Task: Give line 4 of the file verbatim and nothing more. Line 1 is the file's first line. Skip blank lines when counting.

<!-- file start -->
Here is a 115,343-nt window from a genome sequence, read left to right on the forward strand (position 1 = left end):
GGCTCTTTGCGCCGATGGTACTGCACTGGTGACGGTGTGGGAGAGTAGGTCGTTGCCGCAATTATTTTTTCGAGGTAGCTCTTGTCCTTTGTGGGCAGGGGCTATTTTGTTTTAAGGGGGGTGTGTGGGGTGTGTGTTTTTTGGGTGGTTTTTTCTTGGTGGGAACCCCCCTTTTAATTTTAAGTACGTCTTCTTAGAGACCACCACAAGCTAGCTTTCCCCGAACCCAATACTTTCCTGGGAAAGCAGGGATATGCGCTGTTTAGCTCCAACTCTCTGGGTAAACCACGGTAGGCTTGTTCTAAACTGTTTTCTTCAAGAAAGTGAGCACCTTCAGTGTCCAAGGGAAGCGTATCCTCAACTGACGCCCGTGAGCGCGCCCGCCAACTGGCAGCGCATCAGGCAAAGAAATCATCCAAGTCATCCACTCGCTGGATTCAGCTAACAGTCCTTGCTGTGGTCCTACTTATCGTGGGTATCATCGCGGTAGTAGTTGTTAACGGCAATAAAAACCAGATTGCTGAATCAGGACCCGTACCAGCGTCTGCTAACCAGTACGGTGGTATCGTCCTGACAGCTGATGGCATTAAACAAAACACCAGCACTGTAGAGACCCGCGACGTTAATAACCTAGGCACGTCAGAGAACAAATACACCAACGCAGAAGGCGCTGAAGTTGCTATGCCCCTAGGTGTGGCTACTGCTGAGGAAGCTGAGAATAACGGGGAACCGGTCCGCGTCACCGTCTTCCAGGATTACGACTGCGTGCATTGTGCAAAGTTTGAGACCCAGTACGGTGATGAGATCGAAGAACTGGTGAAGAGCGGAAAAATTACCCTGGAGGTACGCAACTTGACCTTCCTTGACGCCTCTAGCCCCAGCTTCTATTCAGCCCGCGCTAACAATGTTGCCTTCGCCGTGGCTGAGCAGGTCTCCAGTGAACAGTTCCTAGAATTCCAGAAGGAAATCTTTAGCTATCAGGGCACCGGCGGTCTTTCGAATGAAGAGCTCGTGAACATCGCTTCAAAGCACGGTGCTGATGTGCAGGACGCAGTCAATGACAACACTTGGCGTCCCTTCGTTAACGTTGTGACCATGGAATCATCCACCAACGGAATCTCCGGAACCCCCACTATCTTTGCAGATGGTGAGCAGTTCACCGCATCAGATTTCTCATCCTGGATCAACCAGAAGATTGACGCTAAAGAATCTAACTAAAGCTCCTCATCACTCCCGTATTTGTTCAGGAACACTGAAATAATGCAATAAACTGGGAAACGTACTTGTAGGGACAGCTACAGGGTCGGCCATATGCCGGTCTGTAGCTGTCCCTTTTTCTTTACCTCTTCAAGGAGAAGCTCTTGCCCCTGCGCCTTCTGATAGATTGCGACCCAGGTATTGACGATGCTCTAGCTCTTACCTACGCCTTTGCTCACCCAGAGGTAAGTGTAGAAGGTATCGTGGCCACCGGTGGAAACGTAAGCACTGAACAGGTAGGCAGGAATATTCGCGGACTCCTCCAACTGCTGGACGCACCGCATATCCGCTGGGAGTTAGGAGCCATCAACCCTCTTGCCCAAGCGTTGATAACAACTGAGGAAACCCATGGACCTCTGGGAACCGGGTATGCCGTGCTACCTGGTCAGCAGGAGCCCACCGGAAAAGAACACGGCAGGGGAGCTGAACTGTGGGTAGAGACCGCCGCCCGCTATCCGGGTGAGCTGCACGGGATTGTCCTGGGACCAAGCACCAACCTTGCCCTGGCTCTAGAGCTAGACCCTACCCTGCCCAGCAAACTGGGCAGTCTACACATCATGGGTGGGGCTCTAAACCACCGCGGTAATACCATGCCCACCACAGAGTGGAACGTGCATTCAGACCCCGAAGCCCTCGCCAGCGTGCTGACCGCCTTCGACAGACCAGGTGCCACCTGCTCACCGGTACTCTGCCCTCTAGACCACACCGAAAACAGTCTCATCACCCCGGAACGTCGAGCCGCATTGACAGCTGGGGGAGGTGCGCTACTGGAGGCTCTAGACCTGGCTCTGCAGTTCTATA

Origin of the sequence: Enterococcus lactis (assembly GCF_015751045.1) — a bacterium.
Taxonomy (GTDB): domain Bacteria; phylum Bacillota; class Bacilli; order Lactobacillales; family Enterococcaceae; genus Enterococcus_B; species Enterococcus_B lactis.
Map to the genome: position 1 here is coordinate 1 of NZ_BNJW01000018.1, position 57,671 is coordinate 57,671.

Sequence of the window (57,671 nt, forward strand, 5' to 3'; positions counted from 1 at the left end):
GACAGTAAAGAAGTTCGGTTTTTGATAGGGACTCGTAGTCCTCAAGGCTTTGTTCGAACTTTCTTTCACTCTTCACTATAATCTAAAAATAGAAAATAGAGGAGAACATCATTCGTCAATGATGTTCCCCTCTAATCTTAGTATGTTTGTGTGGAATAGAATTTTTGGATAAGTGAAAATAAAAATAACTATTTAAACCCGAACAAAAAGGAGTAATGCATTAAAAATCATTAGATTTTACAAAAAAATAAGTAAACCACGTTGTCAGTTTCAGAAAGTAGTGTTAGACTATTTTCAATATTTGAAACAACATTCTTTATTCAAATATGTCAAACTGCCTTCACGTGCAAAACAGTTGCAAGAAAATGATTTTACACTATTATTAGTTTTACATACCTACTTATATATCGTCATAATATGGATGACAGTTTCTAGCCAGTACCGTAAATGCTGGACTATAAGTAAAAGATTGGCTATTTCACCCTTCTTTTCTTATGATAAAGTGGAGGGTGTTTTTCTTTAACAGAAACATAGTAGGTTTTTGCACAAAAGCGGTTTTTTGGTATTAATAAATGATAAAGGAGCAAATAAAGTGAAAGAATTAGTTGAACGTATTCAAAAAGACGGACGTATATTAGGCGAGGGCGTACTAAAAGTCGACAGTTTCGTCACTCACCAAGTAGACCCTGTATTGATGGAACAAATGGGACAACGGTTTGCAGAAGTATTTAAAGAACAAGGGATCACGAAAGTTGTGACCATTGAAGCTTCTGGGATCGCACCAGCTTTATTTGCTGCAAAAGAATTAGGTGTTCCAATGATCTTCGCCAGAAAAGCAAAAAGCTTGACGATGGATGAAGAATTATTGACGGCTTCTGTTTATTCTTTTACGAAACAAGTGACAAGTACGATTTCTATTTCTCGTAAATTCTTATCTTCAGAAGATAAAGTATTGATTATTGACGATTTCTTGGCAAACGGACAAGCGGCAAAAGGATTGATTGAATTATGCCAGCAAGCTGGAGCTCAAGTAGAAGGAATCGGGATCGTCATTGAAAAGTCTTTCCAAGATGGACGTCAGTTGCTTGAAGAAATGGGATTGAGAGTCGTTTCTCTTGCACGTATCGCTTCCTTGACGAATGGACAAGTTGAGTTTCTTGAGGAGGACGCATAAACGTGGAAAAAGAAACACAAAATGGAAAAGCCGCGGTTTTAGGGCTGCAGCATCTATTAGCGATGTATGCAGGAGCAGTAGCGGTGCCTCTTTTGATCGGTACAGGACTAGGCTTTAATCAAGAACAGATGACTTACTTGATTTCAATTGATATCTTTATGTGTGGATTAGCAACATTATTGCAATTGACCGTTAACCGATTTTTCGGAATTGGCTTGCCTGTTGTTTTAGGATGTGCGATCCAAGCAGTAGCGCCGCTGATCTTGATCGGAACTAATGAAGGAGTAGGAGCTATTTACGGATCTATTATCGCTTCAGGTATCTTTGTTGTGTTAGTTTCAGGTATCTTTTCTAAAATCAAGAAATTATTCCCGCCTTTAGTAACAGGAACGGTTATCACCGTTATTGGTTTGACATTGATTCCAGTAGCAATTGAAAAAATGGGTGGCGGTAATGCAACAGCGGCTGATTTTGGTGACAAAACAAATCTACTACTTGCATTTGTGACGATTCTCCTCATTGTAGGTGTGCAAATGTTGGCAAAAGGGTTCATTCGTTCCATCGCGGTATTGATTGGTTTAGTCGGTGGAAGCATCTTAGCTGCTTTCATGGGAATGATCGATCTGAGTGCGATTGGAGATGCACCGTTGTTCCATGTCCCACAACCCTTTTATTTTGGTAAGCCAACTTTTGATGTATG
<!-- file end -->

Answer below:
Taxonomy (GTDB): domain Bacteria; phylum Bacillota; class Bacilli; order Lactobacillales; family Enterococcaceae; genus Enterococcus_B; species Enterococcus_B lactis.